When was this?

October 14, 2011, exactly the day when two home-made bombs were exploded at the foot of my home, and the walls crashed down and destroyed my home. Then they swarmed in and looted my possessions.

Weren’t there any police officers; didn’t they do anything?

It’s a good question (he laughs and continues). Yes, there were police officers, and in fact I saw a man with my computer under his arm jumping over the ruined walls. He saw the police in his path, looking at him, and said: “Move. Don’t you see I am trying to get through?”

How did the others react? I mean the Tunisian civil society, the media, intellectuals, or democratic political parties.

No one! (He affirms emphatically) No one! Neither did political groups say a word nor did I get any support from the media or journalists. In an instant I realized I was standing alone in an arena in a showdown with 6,000 mosques that have issued a manifesto for my assassination. I was standing on this side, and all the people who kept saying that the danger of Islamists is not serious… were now silent and could not be seen anywhere.

The newspapers had assassinated me. In their minds, with their silence, they had assassinated me.

Were you scared?

Of course I was scared! Who would not be scared in such a situation? One night, I was sleeping in my bedroom, suddenly my wife began screaming. Even though we had guards outside our home, two people managed to climb over our wall, and my wife spotted their feet from behind the curtains and began screaming. Once they heard our screams, they ran away.

Nabil, I do not understand. After all, in Tunisia you have a new government that claims that it is not Islamist and is in fact a secular government. Why were you not given any political support?

Because they claim they are not Islamist but in fact they are! (He enunciates sharply) The Tunisian government is an Islamist government and extends its support to Islamists. They even dragged me to court.

What do you mean? The government charged you?

No. Prior to the court case, because I felt severely isolated and also because the situation had become very risky for myself, my family and my job, and on the other hand I wanted things to settle down so that we could get on with our work, so I officially apologized. I said we do not intend to offend any individual, group or religion and if anyone was offended we officially apologize.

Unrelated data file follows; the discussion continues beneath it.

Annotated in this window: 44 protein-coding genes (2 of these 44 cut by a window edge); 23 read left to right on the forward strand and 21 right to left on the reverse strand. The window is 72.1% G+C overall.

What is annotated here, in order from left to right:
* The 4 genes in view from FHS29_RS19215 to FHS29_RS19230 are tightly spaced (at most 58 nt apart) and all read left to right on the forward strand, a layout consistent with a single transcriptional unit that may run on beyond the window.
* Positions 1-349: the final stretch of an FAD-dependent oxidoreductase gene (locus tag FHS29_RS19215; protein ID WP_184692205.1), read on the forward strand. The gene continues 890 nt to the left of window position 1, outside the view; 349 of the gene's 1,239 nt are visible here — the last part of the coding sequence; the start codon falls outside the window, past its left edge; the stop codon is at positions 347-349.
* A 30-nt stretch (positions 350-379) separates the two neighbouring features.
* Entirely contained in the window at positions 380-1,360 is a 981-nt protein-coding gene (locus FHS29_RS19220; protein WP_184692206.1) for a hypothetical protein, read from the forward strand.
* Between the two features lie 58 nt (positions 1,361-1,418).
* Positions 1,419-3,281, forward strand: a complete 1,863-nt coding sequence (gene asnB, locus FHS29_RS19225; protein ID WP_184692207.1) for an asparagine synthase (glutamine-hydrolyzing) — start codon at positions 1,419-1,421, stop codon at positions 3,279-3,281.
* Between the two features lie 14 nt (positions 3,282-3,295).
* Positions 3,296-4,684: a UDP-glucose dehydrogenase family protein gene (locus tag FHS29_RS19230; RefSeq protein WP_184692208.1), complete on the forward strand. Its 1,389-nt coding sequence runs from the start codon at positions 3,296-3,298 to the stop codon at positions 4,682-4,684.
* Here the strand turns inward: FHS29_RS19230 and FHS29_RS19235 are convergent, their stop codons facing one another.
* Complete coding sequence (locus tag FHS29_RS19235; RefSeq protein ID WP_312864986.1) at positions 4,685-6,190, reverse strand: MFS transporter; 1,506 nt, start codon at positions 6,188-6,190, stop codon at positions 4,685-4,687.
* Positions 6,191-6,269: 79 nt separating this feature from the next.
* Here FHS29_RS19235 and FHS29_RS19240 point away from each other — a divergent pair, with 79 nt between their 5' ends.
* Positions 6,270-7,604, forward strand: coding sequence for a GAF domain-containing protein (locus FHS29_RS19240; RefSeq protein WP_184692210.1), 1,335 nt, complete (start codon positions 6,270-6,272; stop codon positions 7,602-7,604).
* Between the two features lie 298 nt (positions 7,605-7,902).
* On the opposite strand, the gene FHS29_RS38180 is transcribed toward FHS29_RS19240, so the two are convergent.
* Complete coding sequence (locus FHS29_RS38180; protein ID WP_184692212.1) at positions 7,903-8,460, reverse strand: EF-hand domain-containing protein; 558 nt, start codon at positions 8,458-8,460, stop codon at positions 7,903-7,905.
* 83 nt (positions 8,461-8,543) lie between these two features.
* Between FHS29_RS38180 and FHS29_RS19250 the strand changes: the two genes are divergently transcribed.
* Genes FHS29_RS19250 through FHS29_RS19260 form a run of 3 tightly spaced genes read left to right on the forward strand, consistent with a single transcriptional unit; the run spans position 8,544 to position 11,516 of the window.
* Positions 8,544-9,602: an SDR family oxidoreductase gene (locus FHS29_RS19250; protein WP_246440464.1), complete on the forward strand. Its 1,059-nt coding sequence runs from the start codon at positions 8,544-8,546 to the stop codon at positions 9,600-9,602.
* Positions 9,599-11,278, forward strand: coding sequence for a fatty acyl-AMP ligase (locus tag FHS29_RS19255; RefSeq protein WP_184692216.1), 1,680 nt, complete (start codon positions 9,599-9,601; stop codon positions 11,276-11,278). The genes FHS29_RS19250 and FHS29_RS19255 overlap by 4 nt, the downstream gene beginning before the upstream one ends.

But this was not enough for them, and they dragged me to court; in a trial where 500 lawyers and legal experts were testifying against me, and I believe they were there at the behest of the new Tunisian government, I was finally given a 1,500-euro fine.

But interestingly, you should know that when I apologized and said that I did not mean to offend anyone’s religious beliefs, the very intellectuals that up until then had refrained from giving me the slightest assistance or support and were complete spectators, those very people suddenly attacked me and severely criticized me, saying: “Look how Nabil is apologizing to extremist Islamists!”

Did the episode conclude with the cash fine you paid?

Not one bit. The verdict was issued two days ago, and yesterday, on Friday (May 4), they announced this is not a fair verdict and it was not sufficient and we will not be satisfied by anything less than Nabil’s death.

Nabil, do you feel your security is threatened?

Of course, that feeling is with me all the time. They have announced, after all, that I must be killed. Spilling my blood is halal (religiously permitted). They have turned me into another Salman Rushdie. That very story is being repeated, with the difference that I am here, in Tunisia, right among them.

Are you going to stay in Tunisia?

(He answers firmly) Yes. Why should I go? I am standing firm. I want to stay and work.

Do you have a message for the Iranians who will read your words?

Just one thing; do not retreat, stand firm. We must be brave. This is the only way to proceed.

 

 

[translated from the original in Persian]